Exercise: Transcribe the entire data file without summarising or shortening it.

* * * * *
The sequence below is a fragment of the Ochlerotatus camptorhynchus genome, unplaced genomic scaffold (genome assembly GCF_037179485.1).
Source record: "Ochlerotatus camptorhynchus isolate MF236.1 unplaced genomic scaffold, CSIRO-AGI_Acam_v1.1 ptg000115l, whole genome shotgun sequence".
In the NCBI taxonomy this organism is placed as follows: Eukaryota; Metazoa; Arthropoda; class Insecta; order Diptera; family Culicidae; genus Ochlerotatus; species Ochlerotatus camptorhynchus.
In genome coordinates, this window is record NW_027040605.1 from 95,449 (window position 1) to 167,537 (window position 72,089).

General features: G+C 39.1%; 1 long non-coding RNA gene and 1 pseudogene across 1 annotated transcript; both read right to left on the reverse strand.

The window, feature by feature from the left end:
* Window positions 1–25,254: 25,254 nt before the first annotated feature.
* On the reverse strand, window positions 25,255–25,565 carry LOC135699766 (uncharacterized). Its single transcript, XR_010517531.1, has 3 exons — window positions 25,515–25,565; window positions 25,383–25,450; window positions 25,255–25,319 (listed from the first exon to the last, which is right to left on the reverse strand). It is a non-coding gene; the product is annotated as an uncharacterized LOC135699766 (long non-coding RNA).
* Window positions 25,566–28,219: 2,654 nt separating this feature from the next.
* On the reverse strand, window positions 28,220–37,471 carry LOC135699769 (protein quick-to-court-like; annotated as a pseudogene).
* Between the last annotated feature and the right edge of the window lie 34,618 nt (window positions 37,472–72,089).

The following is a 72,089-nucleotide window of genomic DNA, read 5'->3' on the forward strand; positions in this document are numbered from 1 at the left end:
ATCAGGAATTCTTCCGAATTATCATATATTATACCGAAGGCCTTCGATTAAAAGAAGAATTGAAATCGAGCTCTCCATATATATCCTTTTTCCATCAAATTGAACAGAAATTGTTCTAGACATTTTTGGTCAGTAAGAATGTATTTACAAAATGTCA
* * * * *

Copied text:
The sequence below is a fragment of the Ochlerotatus camptorhynchus genome, unplaced genomic scaffold (genome assembly GCF_037179485.1).
Source record: "Ochlerotatus camptorhynchus isolate MF236.1 unplaced genomic scaffold, CSIRO-AGI_Acam_v1.1 ptg000115l, whole genome shotgun sequence".
In the NCBI taxonomy this organism is placed as follows: Eukaryota; Metazoa; Arthropoda; class Insecta; order Diptera; family Culicidae; genus Ochlerotatus; species Ochlerotatus camptorhynchus.
In genome coordinates, this window is record NW_027040605.1 from 95,449 (window position 1) to 167,537 (window position 72,089).

General features: G+C 39.1%; 1 long non-coding RNA gene and 1 pseudogene across 1 annotated transcript; both read right to left on the reverse strand.

The window, feature by feature from the left end:
* Window positions 1–25,254: 25,254 nt before the first annotated feature.
* On the reverse strand, window positions 25,255–25,565 carry LOC135699766 (uncharacterized). Its single transcript, XR_010517531.1, has 3 exons — window positions 25,515–25,565; window positions 25,383–25,450; window positions 25,255–25,319 (listed from the first exon to the last, which is right to left on the reverse strand). It is a non-coding gene; the product is annotated as an uncharacterized LOC135699766 (long non-coding RNA).
* Window positions 25,566–28,219: 2,654 nt separating this feature from the next.
* On the reverse strand, window positions 28,220–37,471 carry LOC135699769 (protein quick-to-court-like; annotated as a pseudogene).
* Between the last annotated feature and the right edge of the window lie 34,618 nt (window positions 37,472–72,089).

The following is a 72,089-nucleotide window of genomic DNA, read 5'->3' on the forward strand; positions in this document are numbered from 1 at the left end:
ATCAGGAATTCTTCCGAATTATCATATATTATACCGAAGGCCTTCGATTAAAAGAAGAATTGAAATCGAGCTCTCCATATATATCCTTTTTCCATCAAATTGAACAGAAATTGTTCTAGACATTTTTGGTCAGTAAGAATGTATTTACAAAATGTCA